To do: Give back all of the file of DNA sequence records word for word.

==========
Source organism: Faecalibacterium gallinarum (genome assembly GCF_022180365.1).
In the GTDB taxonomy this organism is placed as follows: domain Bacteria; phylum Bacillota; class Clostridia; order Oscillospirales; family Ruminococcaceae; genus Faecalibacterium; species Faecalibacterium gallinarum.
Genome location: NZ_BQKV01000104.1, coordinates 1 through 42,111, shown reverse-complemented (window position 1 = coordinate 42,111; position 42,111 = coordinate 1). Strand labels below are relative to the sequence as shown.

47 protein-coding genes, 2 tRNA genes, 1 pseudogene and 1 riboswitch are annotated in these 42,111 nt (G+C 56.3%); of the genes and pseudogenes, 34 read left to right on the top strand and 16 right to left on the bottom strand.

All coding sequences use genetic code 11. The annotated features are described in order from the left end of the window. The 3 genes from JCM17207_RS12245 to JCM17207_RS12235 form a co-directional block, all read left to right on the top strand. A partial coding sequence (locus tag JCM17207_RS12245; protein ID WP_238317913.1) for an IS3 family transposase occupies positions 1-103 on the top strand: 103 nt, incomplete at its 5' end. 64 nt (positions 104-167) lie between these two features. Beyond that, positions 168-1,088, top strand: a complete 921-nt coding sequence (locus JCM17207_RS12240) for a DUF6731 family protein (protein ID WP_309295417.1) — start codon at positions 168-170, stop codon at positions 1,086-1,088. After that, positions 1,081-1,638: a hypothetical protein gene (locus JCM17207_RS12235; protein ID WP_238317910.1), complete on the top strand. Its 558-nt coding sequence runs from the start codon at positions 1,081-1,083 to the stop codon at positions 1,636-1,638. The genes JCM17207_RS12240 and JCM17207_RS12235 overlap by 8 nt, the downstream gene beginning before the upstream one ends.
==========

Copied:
Source organism: Faecalibacterium gallinarum (genome assembly GCF_022180365.1).
In the GTDB taxonomy this organism is placed as follows: domain Bacteria; phylum Bacillota; class Clostridia; order Oscillospirales; family Ruminococcaceae; genus Faecalibacterium; species Faecalibacterium gallinarum.
Genome location: NZ_BQKV01000104.1, coordinates 1 through 42,111, shown reverse-complemented (window position 1 = coordinate 42,111; position 42,111 = coordinate 1). Strand labels below are relative to the sequence as shown.

47 protein-coding genes, 2 tRNA genes, 1 pseudogene and 1 riboswitch are annotated in these 42,111 nt (G+C 56.3%); of the genes and pseudogenes, 34 read left to right on the top strand and 16 right to left on the bottom strand.

All coding sequences use genetic code 11. The annotated features are described in order from the left end of the window. The 3 genes from JCM17207_RS12245 to JCM17207_RS12235 form a co-directional block, all read left to right on the top strand. A partial coding sequence (locus tag JCM17207_RS12245; protein ID WP_238317913.1) for an IS3 family transposase occupies positions 1-103 on the top strand: 103 nt, incomplete at its 5' end. 64 nt (positions 104-167) lie between these two features. Beyond that, positions 168-1,088, top strand: a complete 921-nt coding sequence (locus JCM17207_RS12240) for a DUF6731 family protein (protein ID WP_309295417.1) — start codon at positions 168-170, stop codon at positions 1,086-1,088. After that, positions 1,081-1,638: a hypothetical protein gene (locus JCM17207_RS12235; protein ID WP_238317910.1), complete on the top strand. Its 558-nt coding sequence runs from the start codon at positions 1,081-1,083 to the stop codon at positions 1,636-1,638. The genes JCM17207_RS12240 and JCM17207_RS12235 overlap by 8 nt, the downstream gene beginning before the upstream one ends.